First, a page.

A conservation plan is a document which explains the significance of a site, and how that significance will be retained in any future use, management, alteration, or repair of the site. Conservation plans are intended to describe what is there, why it matters, what is happening to it, and the principles drawn on to manage the place, and only then sets out work programmes and other actions for maintenance, uses and other matters.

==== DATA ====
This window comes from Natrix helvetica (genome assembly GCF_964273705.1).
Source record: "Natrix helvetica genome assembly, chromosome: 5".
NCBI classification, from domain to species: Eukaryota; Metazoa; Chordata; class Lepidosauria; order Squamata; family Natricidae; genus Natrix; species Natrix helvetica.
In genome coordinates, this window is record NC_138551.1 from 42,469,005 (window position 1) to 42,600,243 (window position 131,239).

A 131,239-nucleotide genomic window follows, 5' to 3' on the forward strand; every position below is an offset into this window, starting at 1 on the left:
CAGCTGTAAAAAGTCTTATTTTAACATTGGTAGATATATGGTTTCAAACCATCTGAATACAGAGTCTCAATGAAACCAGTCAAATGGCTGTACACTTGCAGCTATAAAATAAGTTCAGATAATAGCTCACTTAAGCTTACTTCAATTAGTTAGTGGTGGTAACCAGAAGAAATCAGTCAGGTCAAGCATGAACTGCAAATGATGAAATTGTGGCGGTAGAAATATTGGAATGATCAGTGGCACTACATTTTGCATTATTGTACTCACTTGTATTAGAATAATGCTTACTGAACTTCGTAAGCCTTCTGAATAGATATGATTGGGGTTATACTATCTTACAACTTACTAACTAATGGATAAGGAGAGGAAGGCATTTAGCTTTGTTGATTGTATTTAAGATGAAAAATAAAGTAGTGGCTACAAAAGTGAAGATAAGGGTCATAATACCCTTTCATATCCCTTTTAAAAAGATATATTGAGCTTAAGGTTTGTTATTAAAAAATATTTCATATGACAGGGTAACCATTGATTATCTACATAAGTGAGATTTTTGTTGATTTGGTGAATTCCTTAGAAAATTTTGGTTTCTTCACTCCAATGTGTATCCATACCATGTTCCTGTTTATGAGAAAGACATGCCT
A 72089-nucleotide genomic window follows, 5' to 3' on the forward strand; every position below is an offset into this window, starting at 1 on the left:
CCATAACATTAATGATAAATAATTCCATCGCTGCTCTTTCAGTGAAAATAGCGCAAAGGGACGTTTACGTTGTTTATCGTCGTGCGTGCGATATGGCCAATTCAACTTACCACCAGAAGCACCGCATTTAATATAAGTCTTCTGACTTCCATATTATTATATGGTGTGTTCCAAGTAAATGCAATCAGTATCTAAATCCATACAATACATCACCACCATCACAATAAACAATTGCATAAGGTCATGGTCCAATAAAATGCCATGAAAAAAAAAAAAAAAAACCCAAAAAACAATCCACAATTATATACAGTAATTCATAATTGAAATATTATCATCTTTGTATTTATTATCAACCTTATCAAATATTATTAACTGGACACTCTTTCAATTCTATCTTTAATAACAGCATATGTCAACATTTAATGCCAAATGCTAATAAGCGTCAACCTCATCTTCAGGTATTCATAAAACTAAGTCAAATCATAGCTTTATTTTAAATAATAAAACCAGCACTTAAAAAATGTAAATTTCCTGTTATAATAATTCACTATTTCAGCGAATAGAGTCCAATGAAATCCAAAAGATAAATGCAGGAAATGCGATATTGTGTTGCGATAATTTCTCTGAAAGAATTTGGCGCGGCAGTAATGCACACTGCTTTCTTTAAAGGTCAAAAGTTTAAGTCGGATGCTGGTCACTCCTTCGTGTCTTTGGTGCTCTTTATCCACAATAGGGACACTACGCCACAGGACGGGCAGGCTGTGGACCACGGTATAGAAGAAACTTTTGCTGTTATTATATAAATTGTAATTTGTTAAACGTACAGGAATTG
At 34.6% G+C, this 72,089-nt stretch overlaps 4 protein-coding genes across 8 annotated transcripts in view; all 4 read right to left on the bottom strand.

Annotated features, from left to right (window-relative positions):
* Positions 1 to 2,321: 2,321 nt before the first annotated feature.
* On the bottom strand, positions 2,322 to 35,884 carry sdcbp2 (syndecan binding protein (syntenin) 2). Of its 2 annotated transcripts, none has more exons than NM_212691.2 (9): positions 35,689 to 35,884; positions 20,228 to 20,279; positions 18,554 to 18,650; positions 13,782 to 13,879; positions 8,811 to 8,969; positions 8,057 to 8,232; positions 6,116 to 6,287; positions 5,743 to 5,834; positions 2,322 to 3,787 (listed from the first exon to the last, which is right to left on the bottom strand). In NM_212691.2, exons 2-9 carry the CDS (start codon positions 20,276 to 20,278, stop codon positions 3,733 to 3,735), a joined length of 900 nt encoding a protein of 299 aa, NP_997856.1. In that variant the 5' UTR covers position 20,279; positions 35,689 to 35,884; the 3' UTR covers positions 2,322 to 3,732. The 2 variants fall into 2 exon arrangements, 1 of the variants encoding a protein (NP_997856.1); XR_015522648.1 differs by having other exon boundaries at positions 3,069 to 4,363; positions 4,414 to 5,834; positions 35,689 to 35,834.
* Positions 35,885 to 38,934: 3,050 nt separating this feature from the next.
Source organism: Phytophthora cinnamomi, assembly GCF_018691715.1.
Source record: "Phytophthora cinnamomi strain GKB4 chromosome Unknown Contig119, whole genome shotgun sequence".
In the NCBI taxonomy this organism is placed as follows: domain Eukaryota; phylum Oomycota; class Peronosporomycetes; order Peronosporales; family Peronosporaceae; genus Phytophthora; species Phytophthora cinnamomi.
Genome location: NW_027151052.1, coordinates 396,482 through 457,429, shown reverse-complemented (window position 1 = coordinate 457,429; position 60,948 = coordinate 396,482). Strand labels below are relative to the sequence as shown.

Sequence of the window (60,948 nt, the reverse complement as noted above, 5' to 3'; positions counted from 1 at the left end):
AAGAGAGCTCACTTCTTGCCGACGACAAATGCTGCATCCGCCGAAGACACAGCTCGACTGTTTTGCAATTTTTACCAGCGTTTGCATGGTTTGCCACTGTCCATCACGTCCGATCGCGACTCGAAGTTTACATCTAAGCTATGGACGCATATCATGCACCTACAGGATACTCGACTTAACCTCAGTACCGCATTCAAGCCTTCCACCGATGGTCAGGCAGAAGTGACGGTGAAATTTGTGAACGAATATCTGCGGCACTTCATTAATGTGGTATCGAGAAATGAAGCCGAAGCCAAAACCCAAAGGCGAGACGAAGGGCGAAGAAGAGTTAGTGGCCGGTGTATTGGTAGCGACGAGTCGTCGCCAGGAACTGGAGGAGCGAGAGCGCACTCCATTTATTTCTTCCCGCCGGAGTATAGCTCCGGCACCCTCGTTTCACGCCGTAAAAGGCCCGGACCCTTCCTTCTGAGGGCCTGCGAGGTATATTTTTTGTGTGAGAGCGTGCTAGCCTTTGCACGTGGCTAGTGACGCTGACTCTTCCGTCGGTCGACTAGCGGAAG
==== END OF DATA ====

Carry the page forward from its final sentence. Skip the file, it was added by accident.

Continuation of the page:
Conservation plans are driven by the need to understand why a place is important, and provides a framework to manage a place so that its cultural significance is not lost. Conservation plans are prepared by multi-disciplinary teams to ensure all significant elements and the relationships between them are identified. The methodological approach is research to understand the values of a place, which is crystallised in a Statement of Significance. The next phase is the identification of how that significance may be vulnerable. Once the threats are identified, policies can be formulated. The main outcome of a conservation plan is a comprehensive set of policies which should guide the future management of a place.